The winter season can be so cold here in the UK and we’re experiencing some of the worst weather right now. This is why we recommend you take some time to bundle up in the warm and stay inside. To create a truly snug and cosy atmosphere in your home, you need to learn more about what it takes to warm your house.
A fireplace could be a brilliant idea as you’re able to save money on central heating and add style and class to your home. It will also prove to be a good choice in emergency situations, such as power outages. With a fireplace, a log burner, a gas fire or a multi-fuel stove, you can also add value to your home if you do decide to put it on the market in the future.
Frequency of use
For those who have or want to invest in a log burner or wood burning fireplace, then you do need to know how many times on average a day or week you will use your fireplace. For instance, some people use their fireplace all day long, others during the night while some use their fireplace once a week. You need to know and have this information before you make a decision as to how much wood you need. The more times you use your fireplace, the more wood you require.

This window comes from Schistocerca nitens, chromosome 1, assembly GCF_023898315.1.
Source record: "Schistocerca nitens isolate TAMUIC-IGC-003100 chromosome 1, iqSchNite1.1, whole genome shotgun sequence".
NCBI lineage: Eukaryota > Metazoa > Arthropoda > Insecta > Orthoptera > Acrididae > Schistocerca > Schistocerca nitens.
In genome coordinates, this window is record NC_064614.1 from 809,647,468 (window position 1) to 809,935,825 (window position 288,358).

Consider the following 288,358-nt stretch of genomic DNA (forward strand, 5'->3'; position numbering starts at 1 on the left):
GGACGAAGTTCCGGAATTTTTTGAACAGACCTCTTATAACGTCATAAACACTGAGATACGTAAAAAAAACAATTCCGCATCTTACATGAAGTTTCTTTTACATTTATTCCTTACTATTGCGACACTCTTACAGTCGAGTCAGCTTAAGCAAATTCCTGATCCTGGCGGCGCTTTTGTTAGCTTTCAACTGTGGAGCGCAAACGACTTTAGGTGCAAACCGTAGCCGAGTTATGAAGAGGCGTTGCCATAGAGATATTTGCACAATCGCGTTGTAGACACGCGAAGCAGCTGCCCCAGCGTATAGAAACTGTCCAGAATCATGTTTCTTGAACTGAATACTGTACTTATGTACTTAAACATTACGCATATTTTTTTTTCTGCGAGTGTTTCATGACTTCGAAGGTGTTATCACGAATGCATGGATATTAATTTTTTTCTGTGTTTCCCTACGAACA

How cold is it where you’re based?
If the winter season is so cold without any central heating, you may need to heat your house all the time. For this reason, you will use more wood than a moderately cold winter season where you perhaps don’t need heat from a log burner all day every day.
The size of your house
The bigger the house the more the heat required to warm it. For a bigger house you will burn more firewood UK than a small house and therefore you will need more firewood as compared to a person with a small house. Of course, it’s not just the overall size of the house, but also the room. If you have a small barn conversion, but it’s entirely open plan with almost all section in one room, then again you will need a stove with a higher output.
The amount of firewood required will depend on whether the fireplace is the primary source of heat. If the fire is your primary source, you will need more wood. If you know you need lots of wood but are keen to save money, you should consider seasoning it yourself. This just means storing it and allowing it to dry so it’s ready for wintertime. It’s considerably cheaper to invest in unseasoned hardwood than it is to invest in seasoned hardwood that’s ready to be burned the moment you buy, so early planning can save you a considerable sum each and every year.